Five years ago, Hawadax Island off the coast of Alaska was a playground for rodents.
Formerly known as “Rat Island,” the 10-square-mile site belonging to the Aleutian islands was “crisscrossed with rat trails, littered with rat scat, scavenged bird bones, it even smelled…wrong,” Stacey Buckelew, an Island Conservation biologist, said in a statement, adding that “it was an eerily silent place,” when she first arrived in 2007.
But after an aggressive eradication campaign in the fall of 2008 — which involved dumping buckets of rat poison from helicopters onto the island — colonies of seabirds are finally making a return after being wiped out by the invasive Norway rat.
Island Conservation, which was part of the recovery effort, has posted pictures of black oystercatchers hatching, a green-winged teal taking a dip, and puffins breeding on the island for the first time ever.
Hawadax wasn’t always infested with rats. The large rodents, which are found all over the world, were brought to the island in 1780 when a Japanese ship ran aground. The decline of bird species coincided with the arrival of the rats.
“The populations of the Norway rats ran amok, feasting on eggs and young chicks during the birds’ brief nesting season,” according to The Nature Conservancy, another organisation that participated in the removal of invasive rat.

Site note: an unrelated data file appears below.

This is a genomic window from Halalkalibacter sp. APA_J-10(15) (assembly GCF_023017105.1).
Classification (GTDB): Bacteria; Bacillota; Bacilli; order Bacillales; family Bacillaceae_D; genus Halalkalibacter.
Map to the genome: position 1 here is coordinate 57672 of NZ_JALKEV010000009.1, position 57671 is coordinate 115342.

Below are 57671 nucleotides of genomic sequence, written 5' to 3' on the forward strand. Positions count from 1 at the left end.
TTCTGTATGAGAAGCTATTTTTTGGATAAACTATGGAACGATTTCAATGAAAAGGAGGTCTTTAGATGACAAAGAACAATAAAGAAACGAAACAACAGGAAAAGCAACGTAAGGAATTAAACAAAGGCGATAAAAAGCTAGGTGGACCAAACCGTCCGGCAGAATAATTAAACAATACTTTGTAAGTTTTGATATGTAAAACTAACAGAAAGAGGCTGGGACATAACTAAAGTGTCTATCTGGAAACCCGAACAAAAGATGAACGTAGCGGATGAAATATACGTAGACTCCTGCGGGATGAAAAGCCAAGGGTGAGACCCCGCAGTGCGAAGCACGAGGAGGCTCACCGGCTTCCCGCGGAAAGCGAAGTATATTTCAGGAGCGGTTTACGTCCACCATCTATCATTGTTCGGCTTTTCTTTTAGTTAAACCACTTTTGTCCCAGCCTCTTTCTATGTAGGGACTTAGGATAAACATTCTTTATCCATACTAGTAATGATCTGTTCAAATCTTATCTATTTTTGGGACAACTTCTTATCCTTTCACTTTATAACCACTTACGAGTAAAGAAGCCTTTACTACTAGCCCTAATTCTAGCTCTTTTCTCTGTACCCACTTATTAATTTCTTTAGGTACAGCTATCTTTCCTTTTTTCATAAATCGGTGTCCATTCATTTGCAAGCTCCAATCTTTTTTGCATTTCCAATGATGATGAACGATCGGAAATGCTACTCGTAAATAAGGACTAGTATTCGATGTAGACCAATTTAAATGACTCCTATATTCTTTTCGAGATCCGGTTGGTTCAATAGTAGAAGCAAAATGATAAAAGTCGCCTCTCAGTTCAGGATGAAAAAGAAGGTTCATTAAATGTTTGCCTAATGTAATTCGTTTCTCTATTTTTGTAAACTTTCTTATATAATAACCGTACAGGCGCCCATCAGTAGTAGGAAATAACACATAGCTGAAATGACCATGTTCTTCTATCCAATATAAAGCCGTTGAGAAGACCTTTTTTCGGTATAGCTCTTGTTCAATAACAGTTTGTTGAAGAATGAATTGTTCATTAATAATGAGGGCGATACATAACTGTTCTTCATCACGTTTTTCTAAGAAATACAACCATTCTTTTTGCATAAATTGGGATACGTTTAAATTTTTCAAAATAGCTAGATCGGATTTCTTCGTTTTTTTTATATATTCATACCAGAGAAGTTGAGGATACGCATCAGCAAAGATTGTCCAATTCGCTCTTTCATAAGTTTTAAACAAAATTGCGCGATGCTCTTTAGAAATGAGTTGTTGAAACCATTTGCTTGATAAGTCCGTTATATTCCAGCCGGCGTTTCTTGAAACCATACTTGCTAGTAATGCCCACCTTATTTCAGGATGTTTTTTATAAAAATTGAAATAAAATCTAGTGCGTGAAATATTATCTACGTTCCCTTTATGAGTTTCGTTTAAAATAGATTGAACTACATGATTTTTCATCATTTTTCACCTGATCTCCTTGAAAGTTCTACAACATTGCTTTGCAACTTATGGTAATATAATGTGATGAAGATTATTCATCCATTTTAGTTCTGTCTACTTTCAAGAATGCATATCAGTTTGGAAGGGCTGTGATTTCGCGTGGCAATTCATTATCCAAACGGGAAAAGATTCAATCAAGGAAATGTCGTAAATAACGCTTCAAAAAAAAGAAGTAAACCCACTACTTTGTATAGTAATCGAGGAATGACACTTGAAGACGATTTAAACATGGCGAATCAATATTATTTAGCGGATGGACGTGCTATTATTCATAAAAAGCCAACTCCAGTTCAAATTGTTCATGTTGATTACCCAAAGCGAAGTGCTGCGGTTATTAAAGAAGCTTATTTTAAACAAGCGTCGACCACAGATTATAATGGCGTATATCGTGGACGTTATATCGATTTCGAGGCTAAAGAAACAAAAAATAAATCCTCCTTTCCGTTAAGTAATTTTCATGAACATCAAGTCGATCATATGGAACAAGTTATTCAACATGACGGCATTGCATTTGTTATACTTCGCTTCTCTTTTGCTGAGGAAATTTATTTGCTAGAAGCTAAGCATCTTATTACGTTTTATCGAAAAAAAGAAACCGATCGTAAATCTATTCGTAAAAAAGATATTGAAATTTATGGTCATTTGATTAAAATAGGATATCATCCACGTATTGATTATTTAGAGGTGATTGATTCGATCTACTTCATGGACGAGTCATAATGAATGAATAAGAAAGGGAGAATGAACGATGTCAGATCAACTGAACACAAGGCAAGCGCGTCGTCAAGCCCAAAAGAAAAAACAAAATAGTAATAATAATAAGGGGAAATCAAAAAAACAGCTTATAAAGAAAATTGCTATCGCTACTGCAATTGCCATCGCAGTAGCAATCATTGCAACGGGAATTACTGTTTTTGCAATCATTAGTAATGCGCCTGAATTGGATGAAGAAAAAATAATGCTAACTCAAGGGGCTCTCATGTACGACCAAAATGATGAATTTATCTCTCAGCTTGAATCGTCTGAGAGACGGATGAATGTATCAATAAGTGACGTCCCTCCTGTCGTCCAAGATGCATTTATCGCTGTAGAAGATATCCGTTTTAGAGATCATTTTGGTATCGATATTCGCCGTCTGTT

By 2012 the island, which is part of the Alaska Maritime National Wildlife Refuge, was declared rat-free and its traditional Aleut name — Hawadax — was restored.
Many birds have made a strong comeback since the removal program. A survey conducted this summer found 28 glaucous-winged gull nests, compared to nine reported in 2008. There were no song sparrows recorded in 2007 and 2008 surveys, but this summer, “hardly 3 minutes would pass without hearing a sparrow,” said Buckelew.
Unfortunately, there are few photos that accurately show how the island looked before the rats were removed. Although there was a lack of birds to begin with, the photos taken at the start of the eradication campaign were shot during the fall when any birds that did remain would have already migrated, said Dustin Solberg from the Nature Conservancy.
The image below was taken in 2007 and shows chewed bird shells from the rats.
There are tons of recent images that show a remarkable amount of bird life on this island today. You can see the full set on Flickr, and see a sample below.
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